Besides simple disinfection, the Center for Disease Control and Prevention (CDC) has issued recommendations for the handling of reptiles by their owners, and some states also have implemented laws requiring owners of pet stores to communicate the increasing risks to those customers who wish to purchase reptiles like lizards, snakes, and turtles. With the increase in popularity of reptiles as mainstream pets, there was a subsequent increase in incidence of Salmonellosis cases. Over the ten year span from 1991-2001, the estimated number of households with reptiles doubled from approximately 850,000 to 1.7 million, and this increase is consistent with trends seen today with an estimated 3% of households within the US having at least one reptile (Rabsch et al, 2014). This increase in the number of reptiles per household, coupled with the increased rates of REPAS within the United States has prompted a push for greater awareness of the potential risks associated with having reptiles in close human contact.

A few standard recommendations for disease prevention of REPAS directly from the CDC insist that individuals handle reptiles or reptile cages should immediately and vigorously wash their hands with soap and water. They also advise that those individuals who are at increased risk for infection or other complications of salmonellosis avoid contact with reptiles including children less than 5 years of age as well as immunocompromised individuals. A general precaution to parents is that reptiles should be kept out of households with children that are younger than a year of age because of the increased risk of infection. These represent only a few of the basic precautions that pet owners within the United States and around the world should adhere to in order to help lower the risk of infection by Salmonella and the onset of salmonellosis in men, women, and children alike. This bacteria and its servers are invasive by nature and represent pathogens that are capable of host cell invasion with potentially fatal consequences. Reptiles represent organisms that are capable of being asymptomatic carriers for these disease causing pathogens and as such pet owner should be well aware of the dangers associated with owning these animals and the necessary precautions that should be taken. For further information on recommendations made by the CDC to avoid Reptile-Exotic-Pet-Associated-Salmonellosis visit: CDC Reptiles, Amphibians and Salmonella and CDC- "Reptile-Associated-Salmonellosis"

References

”Receptors Adhere Selectively: Microbes." [1]

McClelland et al. 2001.Complete genome sequence of 'Salmonella enterica serovar Typhimurium LT2. Nature 413: 852-856 [2]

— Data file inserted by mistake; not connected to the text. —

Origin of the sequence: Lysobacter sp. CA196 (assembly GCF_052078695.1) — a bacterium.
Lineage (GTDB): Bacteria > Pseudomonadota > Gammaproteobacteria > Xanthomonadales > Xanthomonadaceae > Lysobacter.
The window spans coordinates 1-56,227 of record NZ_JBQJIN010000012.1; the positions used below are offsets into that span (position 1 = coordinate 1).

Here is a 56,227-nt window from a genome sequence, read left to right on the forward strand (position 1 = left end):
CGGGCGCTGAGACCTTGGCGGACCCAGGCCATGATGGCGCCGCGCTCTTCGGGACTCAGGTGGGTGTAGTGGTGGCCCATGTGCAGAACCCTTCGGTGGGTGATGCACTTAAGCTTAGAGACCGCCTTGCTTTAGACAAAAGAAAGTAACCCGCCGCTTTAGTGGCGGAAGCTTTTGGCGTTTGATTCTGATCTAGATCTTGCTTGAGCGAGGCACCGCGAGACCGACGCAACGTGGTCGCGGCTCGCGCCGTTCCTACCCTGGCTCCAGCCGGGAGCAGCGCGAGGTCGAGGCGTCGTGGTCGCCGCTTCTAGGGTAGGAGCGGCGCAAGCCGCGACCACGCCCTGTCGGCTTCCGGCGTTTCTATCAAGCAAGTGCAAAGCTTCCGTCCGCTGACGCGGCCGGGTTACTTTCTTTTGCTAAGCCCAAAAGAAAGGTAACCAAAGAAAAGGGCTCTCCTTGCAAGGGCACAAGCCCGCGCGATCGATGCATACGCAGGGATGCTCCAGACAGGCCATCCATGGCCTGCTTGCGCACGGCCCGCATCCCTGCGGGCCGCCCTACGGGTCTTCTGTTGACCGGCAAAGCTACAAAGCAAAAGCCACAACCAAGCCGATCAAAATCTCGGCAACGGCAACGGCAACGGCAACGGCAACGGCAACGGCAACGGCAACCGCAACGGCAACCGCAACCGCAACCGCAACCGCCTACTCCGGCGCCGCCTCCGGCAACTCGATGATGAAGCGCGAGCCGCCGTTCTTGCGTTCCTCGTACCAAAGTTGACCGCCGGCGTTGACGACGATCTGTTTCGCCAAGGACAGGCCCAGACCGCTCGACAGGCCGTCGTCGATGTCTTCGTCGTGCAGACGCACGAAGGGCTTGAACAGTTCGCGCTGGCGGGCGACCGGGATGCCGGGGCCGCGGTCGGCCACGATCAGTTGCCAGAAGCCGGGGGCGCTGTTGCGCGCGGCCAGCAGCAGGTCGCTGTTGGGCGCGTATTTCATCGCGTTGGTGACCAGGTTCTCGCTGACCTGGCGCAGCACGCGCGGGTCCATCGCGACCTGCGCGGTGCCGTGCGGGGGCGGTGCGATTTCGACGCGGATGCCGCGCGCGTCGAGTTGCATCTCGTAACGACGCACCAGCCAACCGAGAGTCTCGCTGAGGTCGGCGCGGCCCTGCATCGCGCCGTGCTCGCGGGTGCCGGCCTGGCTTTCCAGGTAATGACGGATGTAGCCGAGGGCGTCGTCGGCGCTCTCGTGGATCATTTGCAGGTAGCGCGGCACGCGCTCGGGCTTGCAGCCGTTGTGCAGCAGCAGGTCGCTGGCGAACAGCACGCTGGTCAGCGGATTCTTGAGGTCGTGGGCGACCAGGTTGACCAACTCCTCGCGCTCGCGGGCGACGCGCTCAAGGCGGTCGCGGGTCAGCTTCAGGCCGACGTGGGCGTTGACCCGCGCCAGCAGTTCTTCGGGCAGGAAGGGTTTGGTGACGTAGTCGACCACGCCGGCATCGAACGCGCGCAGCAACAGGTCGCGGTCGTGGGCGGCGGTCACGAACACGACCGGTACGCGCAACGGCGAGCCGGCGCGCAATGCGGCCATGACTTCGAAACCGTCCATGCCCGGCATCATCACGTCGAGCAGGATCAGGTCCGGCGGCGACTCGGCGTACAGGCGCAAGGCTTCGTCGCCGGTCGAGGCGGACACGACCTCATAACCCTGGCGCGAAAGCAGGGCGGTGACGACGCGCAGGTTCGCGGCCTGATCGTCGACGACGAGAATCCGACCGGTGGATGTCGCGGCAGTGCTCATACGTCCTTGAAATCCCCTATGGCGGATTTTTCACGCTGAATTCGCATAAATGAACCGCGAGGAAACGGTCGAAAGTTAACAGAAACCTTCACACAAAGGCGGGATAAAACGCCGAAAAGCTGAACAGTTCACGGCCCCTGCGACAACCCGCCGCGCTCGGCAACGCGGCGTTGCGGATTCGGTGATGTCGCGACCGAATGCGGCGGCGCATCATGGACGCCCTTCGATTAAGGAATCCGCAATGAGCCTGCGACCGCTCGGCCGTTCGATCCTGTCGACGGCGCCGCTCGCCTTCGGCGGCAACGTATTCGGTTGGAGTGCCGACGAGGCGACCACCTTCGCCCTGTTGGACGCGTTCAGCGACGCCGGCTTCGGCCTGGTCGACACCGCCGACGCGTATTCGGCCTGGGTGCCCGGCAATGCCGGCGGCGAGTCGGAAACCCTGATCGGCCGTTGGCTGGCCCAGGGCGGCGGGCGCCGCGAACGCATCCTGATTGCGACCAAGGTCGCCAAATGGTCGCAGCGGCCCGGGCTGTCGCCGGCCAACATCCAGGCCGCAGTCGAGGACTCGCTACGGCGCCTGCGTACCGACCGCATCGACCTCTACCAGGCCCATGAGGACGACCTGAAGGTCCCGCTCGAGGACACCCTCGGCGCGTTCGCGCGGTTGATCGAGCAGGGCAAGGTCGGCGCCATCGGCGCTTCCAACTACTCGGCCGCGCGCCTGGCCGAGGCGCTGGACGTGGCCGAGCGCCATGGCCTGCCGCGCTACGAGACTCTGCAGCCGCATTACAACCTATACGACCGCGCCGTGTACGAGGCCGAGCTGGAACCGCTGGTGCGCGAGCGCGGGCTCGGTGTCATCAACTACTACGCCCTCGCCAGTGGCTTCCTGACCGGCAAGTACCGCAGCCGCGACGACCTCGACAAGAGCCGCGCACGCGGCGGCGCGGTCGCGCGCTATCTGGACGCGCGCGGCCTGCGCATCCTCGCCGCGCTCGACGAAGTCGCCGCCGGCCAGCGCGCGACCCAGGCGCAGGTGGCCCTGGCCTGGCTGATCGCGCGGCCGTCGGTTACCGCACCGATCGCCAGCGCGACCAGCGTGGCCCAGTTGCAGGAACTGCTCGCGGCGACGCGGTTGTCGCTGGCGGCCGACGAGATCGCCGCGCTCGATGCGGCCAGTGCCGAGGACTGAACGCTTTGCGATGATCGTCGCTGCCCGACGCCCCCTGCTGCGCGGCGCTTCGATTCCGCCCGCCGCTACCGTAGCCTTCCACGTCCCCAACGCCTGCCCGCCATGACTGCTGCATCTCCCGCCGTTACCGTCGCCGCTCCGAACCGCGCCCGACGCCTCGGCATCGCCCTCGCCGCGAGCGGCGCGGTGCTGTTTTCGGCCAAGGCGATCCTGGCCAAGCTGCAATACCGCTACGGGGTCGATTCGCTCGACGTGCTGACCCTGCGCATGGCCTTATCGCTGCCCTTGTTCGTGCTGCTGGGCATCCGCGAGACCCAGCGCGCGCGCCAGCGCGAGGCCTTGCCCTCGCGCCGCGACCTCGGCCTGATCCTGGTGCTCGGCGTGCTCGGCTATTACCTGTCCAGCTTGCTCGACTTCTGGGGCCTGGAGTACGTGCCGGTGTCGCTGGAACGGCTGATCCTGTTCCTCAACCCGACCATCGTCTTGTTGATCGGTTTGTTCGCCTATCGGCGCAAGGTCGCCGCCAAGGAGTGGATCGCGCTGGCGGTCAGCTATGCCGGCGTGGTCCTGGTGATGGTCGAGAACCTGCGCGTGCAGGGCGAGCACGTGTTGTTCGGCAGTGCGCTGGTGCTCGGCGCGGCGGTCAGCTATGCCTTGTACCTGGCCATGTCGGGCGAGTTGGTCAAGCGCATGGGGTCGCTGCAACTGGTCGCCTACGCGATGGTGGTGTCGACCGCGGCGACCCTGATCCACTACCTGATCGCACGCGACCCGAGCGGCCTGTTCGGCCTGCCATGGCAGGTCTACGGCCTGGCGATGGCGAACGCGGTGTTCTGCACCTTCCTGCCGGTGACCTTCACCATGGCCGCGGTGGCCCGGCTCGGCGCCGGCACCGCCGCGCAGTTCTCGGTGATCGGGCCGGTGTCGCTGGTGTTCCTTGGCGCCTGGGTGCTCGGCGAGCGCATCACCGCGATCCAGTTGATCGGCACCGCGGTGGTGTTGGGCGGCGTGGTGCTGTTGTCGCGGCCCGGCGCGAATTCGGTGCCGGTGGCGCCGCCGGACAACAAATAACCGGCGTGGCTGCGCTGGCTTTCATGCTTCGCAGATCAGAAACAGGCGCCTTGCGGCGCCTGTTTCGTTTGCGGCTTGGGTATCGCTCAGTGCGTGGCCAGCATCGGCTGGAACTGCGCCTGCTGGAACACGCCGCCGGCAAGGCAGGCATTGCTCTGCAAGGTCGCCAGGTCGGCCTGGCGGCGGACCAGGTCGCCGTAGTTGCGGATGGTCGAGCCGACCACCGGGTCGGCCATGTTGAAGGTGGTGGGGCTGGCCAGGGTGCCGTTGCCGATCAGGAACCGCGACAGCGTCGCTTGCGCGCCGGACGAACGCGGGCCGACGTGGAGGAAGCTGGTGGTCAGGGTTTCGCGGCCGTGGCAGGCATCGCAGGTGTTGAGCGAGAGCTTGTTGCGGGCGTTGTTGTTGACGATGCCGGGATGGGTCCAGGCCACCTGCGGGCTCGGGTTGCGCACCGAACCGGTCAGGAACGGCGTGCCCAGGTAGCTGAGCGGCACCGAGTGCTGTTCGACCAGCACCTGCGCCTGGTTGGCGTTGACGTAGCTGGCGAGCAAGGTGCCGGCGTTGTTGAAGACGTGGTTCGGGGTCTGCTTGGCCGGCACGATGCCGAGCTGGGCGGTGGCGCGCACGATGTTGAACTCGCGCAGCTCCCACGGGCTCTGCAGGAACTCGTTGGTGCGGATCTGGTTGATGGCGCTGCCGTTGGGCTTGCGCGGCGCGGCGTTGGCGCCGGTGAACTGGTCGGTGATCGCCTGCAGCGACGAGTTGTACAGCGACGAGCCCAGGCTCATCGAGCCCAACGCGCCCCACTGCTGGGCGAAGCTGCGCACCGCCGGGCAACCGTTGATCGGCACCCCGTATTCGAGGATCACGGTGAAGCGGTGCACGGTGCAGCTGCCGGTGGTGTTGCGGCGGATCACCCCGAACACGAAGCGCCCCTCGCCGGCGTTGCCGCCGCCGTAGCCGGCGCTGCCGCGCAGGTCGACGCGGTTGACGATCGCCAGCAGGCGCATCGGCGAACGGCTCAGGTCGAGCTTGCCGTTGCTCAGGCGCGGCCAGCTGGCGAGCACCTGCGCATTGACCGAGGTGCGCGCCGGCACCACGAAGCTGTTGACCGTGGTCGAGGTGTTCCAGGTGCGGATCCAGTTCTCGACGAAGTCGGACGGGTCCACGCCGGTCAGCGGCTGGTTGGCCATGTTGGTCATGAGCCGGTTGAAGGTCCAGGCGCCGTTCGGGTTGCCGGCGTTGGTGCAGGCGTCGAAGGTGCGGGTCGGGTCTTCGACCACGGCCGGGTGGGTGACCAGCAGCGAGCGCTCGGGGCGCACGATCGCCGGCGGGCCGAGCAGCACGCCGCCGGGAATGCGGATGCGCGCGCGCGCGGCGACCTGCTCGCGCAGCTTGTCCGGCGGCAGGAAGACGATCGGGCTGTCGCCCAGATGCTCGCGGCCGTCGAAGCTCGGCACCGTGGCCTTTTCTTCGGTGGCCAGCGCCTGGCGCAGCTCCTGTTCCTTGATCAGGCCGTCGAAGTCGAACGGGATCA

Gay et al. 2014. Salmonella serotypes in reptiles and humans, French Guiana. Veterinary Microbiology doi:10.1016/j.vetmic.2014.01.024. [3]

“Reptile-Associated Salmonellosis”, Centers for Disease Control (CDC), January 2013 [4]

”Reptiles, Amphibians, and Salmonella “ Centers for Disease Control (CDC), November 2013 [5]

Rabsch, W et al. Chapter 7:The Zoonotic Agent Salmonella. Zoonoses -Infections Affecting Humans and Animals: Focus on Public Health. 2014. [6]

W.R.B. Sylvester et al, 2014. Prevalence, serovars and antimicrobial susceptibility of Salmonella spp. from wild and domestic green iguanas (Iguana iguana) in Grenada, West Indies. Zoonoses Public Health. doi: 10.1111/zph.12093: 436-41. [7]

T. Whitten et al, 2014. Reptile-Associated Salmonellosis in Minnesota, 1996-2011. Zoonoses Public Health. doi: 10.1111/zph.12140: 199-208 [8]

A. Fabrega and J. Vila, 2013. Salmonella enterica Serovar Typhimurium Skills To Succeed in the Host: Virulence and Regulation. Clinical Microbiology Reviews. doi: 10.1128/CMR.00066-12. (26): 308-341. [9]

A. Lahiri et al, 2010. Visiting the cell biology of Salmonella infection. Microbes and Infection 12: 809-818. [10]

P. Broz et al, 2012. Innate immune response to Salmonella typhimurium, a model enteric pathogen. Gut Microbes 3:2, 62-70. [11]

Hans-Willi Mittrucker and Stefan H.E. Kaufmann. 2000. Immune response to infection with Salmonella typhimurium in mice. Journal of Leukocyte Biology 67: 457-463. [12] CDC: Disease Information:Salmonellosis [13]

McEwan et al, 2015. PLEKHM1 Regulates Salmonella-Containing Vacuole Biogenesis and Infection. Cell Host and Microbe 17: 58-71. [14]




Authored for BIOL 238 Microbiology, taught by Joan Slonczewski, 2015, Kenyon College.